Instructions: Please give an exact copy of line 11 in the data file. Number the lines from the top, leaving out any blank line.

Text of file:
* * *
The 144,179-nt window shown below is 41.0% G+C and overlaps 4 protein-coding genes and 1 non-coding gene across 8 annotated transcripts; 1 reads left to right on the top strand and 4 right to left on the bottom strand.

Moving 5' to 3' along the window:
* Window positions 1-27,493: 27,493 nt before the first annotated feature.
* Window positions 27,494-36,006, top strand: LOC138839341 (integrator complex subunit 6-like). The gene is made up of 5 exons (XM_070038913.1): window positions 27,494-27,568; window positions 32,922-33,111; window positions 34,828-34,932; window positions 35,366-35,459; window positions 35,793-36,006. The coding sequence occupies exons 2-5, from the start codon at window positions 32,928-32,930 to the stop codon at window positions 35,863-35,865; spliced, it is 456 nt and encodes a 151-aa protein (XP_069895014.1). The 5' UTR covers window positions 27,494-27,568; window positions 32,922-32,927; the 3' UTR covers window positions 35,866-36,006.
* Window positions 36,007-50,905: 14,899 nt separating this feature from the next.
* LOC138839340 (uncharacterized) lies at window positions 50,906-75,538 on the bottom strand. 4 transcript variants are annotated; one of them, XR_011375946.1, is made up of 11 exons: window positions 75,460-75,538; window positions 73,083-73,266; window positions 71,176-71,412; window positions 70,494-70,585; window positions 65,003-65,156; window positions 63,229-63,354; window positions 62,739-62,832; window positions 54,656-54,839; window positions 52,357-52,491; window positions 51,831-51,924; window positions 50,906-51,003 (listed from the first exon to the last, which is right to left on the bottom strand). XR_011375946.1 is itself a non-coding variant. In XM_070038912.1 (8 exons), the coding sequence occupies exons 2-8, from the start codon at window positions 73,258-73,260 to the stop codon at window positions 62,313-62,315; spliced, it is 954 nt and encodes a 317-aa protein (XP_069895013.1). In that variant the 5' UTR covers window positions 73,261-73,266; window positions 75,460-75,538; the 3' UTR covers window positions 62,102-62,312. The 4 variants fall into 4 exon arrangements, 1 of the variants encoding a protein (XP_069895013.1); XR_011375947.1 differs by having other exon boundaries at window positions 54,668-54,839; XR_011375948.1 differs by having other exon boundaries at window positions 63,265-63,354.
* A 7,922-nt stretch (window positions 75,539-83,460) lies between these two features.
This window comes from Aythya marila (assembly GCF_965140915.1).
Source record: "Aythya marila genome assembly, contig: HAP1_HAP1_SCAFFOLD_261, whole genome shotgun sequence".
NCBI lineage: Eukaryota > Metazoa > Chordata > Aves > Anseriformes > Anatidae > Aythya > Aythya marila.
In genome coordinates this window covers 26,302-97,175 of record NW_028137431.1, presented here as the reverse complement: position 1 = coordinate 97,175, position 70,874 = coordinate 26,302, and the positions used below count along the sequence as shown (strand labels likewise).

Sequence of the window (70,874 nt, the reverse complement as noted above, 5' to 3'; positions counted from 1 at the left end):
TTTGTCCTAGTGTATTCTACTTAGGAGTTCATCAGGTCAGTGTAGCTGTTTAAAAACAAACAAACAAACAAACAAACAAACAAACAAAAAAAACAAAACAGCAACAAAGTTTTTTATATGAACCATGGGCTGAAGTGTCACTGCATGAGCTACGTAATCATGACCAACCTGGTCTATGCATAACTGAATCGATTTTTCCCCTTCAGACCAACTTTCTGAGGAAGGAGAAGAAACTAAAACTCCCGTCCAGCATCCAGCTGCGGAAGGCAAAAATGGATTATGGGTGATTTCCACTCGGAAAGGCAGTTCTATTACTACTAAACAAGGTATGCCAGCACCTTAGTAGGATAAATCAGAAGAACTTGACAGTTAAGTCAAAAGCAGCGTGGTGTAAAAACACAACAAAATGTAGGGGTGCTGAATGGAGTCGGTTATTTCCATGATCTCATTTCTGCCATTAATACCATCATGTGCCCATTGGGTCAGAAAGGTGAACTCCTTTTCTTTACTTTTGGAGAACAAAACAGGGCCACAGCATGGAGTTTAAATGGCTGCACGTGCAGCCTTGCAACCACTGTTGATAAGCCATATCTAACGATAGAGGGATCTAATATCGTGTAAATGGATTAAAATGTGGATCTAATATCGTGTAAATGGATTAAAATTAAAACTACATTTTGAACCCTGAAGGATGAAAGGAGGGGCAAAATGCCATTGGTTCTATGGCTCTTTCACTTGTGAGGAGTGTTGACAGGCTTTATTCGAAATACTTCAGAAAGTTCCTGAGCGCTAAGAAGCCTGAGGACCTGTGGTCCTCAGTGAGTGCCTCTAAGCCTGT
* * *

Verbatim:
In genome coordinates this window covers 26,302-97,175 of record NW_028137431.1, presented here as the reverse complement: position 1 = coordinate 97,175, position 70,874 = coordinate 26,302, and the positions used below count along the sequence as shown (strand labels likewise).